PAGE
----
Woe – Hope Attrition


Band: Woe
Album: Hope Attrition
Record label: Vendetta Records
Release Date: 17 March 2017
1. Unending Call Of Woe
2. No Blood Has Honor
3. A Distant Epitaph
4. The Din Of The Mourning
5. The Ones We Lost
6. Drown Us With Greatness
7. Abject In Defeat

It’s almost tempting to describe Woe as one of USBM’s most underrated acts. Whilst second album Quietly, Undramatically saw the band gain some attention – helped, in part, by mainman Chris Grigg’s withering open letter response to Hunter Hunt-Hendrix’s theory of “transcendental black metal”. [1] Yet arriving as it did – at a time when Wolves In The Throne Room, Liturgy, Nachtmystium, and (especially) Deafheaven were capturing headlines for their relatively unorthodox takes on black metal, and old USBM stalwarts such as Krieg and Absu were releasing excellent albums, it seems that Woe’s own records were overlooked. That follow-up Withdrawal, released in 2013, was an underwhelming, self-conscious take on USBM did not help. And yet, with Hope Attrition, Woe have released one of the most exciting albums of 2017 thus far. Separated from all the drama that was so prevalent a few years ago, the band may gain the attention they deserve.

Put simply, Hope Attrition is superlative. It opens with a fearsome salvo in the form of ‘Unending Call Of Woe’. Beginning with a tension-building tremolo-picked guitar and ominous drums, the anxiety that the opening moments create is almost palpable. When the tension is finally released, with the band launching in to a full-speed charge, there’s a kind of energy and catharsis that is so rare in black metal. This movement between tension and catharsis something they maintain throughout the album, with second track ‘No Blood Has Honor’ being especially strong in its belligerent, almost arrogant manner. Lyrically, the band continue to embrace insignificance and failure in the same way that made Quietly, Undramatically such a vital album. Whilst many metal bands make use of lyrical concepts of emptiness and futility, few do so in the same way as Woe, where the certainty of defeat only adds extra importance to those rare moments of perceived triumph. Negative as it all is, there is something incredibly cathartic contained within these songs, best evidenced in the repeated mantra-cum-accusation of “What could you know about honor?” in ‘No Blood Has Honor’.

Woe Hope Attrition

There is something quite subversive about Woe’s take on black metal, and they continue that trend on Hope Attrition. The embracing of futility as a positive; the riffs that owe as much to punk rock as they do to Horna or Weakling; and the rejection of many of the ‘props’ of black metal (no stage names; no corpse paint; no songs about Satan [2]). As much as they may fit in with modern USBM, there’s still the feeling that they’re gently pushing at the boundaries and questioning the core concepts of the genre as much as they embrace them. It all adds up to a band who have a clear sense of their own identity; on Hope Attrition, they sound more comfortable and confident than on any of their previous recordings. That confidence is wedded to the best songs Woe have written to date, with every song feeling like a highlight, but ‘The Ones We Lost’ is especially worthy of praise. A tale of self-doubt, aimless blame, and suffering, it is almost painfully honest and bleak (sample lyric: “I regret every word said / I regret every word unsaid”), and it is all too rare for black metal to be this relentlessly emotional without falling into self-parody.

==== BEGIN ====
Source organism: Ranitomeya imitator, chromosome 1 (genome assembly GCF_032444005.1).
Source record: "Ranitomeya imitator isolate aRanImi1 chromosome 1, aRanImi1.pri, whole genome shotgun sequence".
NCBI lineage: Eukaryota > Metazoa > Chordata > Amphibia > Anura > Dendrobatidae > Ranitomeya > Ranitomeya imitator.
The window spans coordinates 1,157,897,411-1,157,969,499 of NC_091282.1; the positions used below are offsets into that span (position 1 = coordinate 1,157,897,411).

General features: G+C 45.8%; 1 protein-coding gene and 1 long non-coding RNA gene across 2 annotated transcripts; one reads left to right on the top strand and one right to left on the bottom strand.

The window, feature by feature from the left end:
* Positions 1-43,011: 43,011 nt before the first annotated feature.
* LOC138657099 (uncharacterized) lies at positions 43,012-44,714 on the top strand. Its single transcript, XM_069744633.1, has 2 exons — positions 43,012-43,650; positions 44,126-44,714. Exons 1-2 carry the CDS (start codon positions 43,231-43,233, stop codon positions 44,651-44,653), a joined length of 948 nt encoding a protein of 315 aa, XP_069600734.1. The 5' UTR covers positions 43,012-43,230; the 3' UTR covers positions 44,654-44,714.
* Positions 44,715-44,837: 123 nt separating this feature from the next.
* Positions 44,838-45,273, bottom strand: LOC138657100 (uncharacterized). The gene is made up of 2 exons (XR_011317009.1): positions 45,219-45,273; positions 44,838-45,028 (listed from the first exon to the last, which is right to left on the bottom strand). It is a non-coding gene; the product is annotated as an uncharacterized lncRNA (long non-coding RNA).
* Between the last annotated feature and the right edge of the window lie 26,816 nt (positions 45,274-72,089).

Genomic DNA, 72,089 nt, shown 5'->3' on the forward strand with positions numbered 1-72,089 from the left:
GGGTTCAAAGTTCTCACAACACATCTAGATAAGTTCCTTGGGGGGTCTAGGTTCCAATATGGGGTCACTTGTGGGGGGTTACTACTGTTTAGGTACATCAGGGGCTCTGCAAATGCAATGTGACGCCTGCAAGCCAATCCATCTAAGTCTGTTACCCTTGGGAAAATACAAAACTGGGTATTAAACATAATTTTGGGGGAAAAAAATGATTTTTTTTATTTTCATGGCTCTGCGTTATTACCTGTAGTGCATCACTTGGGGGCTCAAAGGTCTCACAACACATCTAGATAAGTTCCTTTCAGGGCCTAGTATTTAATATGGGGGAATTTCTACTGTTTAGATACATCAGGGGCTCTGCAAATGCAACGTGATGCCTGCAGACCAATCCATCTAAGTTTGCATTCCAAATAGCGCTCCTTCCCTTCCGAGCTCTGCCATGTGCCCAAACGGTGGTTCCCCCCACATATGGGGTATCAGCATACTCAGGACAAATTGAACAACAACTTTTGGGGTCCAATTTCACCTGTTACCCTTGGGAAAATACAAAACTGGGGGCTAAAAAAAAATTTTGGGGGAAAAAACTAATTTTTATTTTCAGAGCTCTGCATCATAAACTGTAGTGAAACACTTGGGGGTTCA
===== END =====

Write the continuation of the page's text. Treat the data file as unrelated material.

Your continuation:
Of all the bands that drew attention in that fertile period a few years ago, Hope Attrition indicates that Woe are perhaps the most likely to live up to their promise. Arriving now – at a time when Nachmystium’s Blake Judd is best known for his self-destructive drug habit, Krieg’s Neil Jameson has found more fame writing provocative pieces for Decibel than he ever did for his music, and the musical output of Liturgy and Wolves In The Throne Room has abandoned metal altogether – it may be able to gain the attention it deserves. If Ultha‘s Converging Sins [review here] hinted at a new direction that USBM could grow in, Woe demonstrate with Hope Attrition that there’s still plenty to be said for embracing (whilst subtly twisting) the core sound, and playing it with enough passion and talent. This is an emotionally exhausting, musically intense listen, and though it’s still early days, is sure to be one of 2017’s black metal highlights.

[1] Hunter Hunt-Hendrix’s text can be found in this PDF, starting at page 53. Chris Grigg’s response can be read here on Stereogum.

2. Woe’s first couple of releases prior to their début A Spell For The Death Of Man contained some references to Satan, but these have been abandoned in subsequent releases.


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